Posts Tagged ‘J. M. W. Turner’

Scattered to the Winds

March 25, 2014
Saint Ignatius Academy Fort Worth, Texas

Saint Ignatius Academy
Fort Worth, Texas

In a traditional school setting, intensity is diluted by short and widely-separated class meetings, continuity is lost as everyone scatters to the winds at the end of each class period, and ideas dissipate before they ever develop.

Ted Orland, View from the Studio Door

Since graduate school days, I have been regretfully aware of a lifestyle too hurried for ideas to settle and compost.  Having been a teacher now for twenty-five years, things have not changed.  Ideas sprout, but time is not allowed to water and cultivate them.  The bell rings, another class begins and the subject changes.  Even as a teacher, I face that issue–something comes up in class that gets my attention, but I cannot walk away and sit in silence, record it, modify it, work on it.  Soon the bell rings, they leave, others file in, the bell rings, and we begin another cycle (with me, often another subject from period to period).  One advantage that I do have as a teacher, though, is that I don’t have to dash out the door at the bell, and while students leave and others enter, I often scribble down the abbreviated notes of ideas that have seized me in the moment, and (sometimes) return to them later in the day when things have quieted.  But still, I often turn back to old journal pages to find these notes abandoned as well.  But thanks to the journal, they have at least been snared in the net, and I can disentangle them and re-work them.

Today in Advanced Placement Art History, we looked at the English Romantic painters, and I had to pause when we viewed Joseph Mallord William Turner’s Tintern Abbey.

Tintern Abbey by J. M. W. Turner

Tintern Abbey
by J. M. W. Turner

This medieval wreck had stirred the imagination of William Wordsworth to the extent that he revisited the memory five years later and composed the poem “Lines Written a Few Miles above Tinern Abbey, on Revisiting the Banks of the Wye During a Tour, July 13, 1798”.  The poem then inspired J. M. W. Turner to create this marvelous pencil and watercolor rendering.  My painting above is of Saint Ignatius Academy, located at 1206 Throckmorton Street in Fort Worth, Texas.  A few years ago, I had traveled to the city with the intention of painting Saint Patrick’s Cathedral, only to find the building in too good condition for a rustic painting.  I turned in surprise to see this neighboring structure, from 1889, erected in the French Second Empire style.  The facility was no longer in use, and as I strolled the grounds, looking in windows, sitting on steps, observing closely the weathered portals and window frames, I felt the same sense of loss and presence that floods the minds of romantics when they look upon ruins that once thrived.  And I had to paint it.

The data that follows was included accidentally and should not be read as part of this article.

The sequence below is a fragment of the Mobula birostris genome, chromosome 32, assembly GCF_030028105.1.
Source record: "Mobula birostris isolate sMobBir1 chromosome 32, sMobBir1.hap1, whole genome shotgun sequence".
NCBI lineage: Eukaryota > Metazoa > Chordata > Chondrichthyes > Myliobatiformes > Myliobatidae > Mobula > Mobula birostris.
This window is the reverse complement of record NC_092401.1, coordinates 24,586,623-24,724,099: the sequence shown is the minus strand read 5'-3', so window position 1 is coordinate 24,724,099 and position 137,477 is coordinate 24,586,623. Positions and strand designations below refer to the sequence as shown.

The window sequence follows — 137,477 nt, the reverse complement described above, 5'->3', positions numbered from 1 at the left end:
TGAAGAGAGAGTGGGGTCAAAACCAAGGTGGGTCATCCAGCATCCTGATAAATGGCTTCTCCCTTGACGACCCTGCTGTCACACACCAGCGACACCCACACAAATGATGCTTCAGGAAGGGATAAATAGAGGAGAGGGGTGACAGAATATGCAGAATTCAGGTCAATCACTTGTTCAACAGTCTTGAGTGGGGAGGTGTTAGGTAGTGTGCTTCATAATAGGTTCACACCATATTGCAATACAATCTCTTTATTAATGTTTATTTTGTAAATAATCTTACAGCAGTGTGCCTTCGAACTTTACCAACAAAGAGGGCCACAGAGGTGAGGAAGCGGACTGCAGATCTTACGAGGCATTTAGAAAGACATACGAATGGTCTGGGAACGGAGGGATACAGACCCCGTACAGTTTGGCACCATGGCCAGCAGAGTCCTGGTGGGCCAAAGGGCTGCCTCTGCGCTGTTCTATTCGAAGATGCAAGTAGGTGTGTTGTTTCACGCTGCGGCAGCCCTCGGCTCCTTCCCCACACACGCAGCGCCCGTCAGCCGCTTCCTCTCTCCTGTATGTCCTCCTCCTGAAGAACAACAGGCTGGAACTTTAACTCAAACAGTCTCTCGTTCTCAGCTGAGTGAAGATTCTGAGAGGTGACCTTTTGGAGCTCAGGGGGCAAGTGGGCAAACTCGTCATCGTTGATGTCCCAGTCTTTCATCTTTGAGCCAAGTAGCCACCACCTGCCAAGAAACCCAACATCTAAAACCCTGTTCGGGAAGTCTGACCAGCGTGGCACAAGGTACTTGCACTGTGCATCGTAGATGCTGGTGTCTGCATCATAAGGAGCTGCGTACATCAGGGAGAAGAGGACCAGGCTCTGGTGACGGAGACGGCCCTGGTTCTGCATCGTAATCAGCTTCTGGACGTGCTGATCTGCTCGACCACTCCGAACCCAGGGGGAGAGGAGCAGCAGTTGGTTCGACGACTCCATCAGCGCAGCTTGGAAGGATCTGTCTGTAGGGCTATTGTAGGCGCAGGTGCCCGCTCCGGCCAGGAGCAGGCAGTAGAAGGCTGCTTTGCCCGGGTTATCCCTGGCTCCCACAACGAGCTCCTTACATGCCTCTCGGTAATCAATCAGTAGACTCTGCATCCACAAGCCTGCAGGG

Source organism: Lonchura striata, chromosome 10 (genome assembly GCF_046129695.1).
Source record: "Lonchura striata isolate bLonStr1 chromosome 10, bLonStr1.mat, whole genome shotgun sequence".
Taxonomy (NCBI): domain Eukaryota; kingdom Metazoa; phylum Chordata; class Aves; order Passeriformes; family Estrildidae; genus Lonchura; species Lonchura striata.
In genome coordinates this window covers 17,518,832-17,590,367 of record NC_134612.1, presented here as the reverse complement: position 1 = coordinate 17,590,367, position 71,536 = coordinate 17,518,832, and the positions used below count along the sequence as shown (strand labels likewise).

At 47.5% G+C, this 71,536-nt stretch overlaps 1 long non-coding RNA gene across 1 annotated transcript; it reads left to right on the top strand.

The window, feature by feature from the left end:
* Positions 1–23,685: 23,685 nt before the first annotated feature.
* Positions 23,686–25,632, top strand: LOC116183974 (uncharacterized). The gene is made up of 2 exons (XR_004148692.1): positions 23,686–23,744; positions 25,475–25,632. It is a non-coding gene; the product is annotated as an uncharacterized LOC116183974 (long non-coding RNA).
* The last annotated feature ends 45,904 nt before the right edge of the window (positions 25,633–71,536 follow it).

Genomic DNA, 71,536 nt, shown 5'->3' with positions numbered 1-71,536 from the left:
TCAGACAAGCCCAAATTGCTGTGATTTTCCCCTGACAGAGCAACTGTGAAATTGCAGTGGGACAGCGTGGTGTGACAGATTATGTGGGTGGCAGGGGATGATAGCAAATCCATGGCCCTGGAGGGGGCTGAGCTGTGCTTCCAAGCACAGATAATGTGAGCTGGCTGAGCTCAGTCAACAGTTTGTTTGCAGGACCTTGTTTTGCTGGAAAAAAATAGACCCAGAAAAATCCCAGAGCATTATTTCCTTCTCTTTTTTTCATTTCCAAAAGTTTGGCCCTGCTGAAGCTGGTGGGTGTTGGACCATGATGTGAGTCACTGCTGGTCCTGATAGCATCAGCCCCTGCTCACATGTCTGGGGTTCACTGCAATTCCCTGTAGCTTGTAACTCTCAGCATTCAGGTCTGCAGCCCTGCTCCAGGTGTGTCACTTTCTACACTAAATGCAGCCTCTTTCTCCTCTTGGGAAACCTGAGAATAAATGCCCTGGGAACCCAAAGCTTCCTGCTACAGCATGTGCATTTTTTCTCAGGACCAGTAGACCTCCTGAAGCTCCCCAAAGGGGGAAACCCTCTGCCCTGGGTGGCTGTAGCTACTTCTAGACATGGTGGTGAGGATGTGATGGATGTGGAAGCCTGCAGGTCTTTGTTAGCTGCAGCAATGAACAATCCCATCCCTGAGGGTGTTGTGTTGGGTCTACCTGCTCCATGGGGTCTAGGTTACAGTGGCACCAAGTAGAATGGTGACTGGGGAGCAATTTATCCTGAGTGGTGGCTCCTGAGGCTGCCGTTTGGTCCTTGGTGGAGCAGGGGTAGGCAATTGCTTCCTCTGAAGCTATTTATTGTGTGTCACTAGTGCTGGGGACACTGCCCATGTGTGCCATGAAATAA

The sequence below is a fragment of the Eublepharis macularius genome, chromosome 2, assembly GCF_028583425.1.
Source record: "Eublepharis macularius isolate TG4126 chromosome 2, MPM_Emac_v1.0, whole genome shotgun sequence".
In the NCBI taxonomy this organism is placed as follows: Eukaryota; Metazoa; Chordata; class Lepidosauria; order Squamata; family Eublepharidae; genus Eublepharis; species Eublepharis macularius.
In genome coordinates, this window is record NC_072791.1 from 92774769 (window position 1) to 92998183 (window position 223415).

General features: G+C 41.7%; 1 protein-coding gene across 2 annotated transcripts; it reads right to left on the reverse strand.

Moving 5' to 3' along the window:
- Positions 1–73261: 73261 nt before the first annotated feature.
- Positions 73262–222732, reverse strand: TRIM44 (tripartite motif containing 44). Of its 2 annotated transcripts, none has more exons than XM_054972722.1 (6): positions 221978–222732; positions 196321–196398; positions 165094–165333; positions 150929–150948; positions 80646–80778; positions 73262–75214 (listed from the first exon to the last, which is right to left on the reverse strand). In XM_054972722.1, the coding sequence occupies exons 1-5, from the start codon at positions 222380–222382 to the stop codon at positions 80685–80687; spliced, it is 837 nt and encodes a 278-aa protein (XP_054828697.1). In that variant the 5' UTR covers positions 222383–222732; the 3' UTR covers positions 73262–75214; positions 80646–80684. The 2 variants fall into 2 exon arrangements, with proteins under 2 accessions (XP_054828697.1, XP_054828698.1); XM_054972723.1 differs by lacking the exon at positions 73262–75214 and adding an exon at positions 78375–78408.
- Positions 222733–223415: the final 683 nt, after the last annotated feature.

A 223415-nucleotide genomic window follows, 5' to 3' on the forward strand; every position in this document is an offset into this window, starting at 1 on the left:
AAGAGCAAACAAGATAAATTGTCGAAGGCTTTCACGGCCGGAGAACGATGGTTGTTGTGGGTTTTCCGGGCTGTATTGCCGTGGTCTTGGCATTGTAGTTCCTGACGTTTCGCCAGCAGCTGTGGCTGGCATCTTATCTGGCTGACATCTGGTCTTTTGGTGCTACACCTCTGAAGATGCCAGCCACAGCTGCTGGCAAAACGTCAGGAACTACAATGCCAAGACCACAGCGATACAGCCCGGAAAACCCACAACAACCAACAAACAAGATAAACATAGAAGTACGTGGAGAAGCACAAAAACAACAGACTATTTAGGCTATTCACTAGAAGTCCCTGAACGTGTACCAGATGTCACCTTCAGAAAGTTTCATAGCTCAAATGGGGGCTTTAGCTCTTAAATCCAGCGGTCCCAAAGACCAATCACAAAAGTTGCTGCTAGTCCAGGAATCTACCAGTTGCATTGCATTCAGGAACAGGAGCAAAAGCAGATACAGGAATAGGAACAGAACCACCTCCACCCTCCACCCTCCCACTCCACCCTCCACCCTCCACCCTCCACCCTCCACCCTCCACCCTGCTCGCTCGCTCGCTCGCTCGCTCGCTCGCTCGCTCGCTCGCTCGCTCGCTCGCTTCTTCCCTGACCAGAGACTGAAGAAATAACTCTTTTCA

Memories and significant ideas are always visiting us, and if we don’t find a way to hold them, mold them and preserve them, they scatter to the winds.

Thanks for reading.

I paint in order to remember.

I journal when I feel alone.

I blog to remind myself that I am not alone.

 

 

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Lines Composed a Few Miles above Tintern Abbey, Loss and Presence

April 23, 2011

Sketches in the Studio

1887 relic of 4th Methodist Church Fort Worth, Texas

Today, Friday morning, April 22, 2011 begins a 3-day weekend for me.  While in classes yesterday morning, I suddenly was seized with this notion to visit this relic from the edge of downtown Fort Worth, Texas.  It is what remains of the 1887 Fourth Street Methodist Church (today First Methodist Church, in a different location).  The ruins were discovered a few years back when demolition began of a storage facility, with no knowledge that the skeletal remains of this vestry were within the old structure.  The Bass brothers decided not to destroy the relic.

For the past two weeks (is this serendipitous?) I have been mulling over William Wordsworth’s “Lines.  Composed a Few Miles above Tintern Abbey, on Revisiting the Banks of the Wye during a Tour.  July 13, 1798.”  I have also lingered over a watercolor by J. M. W. Turner, composed while the painter was quite young and visiting that same Medieval ruin of a church.  The poem and the painting have been on my mind the past few weeks, again with all those Proustian notions–of memories, of loss and of presence.

Other writers have expressed this better than I, but I know these heart-shuddering sentiments of standing in the midst of something left over from the past, with the wreckage of decomposition prevalent, and I simultaneously feel a profound loss and an exhilarating “presence.”  This is what I feel when I look on this church ruin adjacent to a thriving Sundance Square in Fort Worth, Texas.  At the close of the 19th century, worshipers, mourners, seekers–people of all persuasions–lingered on these grounds and worshiped within the sacred space.  I tried to focus on those matters while the traffic of downtown Fort Worth whizzed past me.  One memorable moment during this 30-minute sketching exercise was a courteous bicycle security guard working for the city stopping by and chatting with me for a few minutes.  Her presence, and the knowledge that there were “many of them” about the town, made me feel safer to return here and sketch again.  Indeed I shall.

Thank you for reading.  It is now Saturday, and I hope to get some quality work done in watercolor by the close of this day.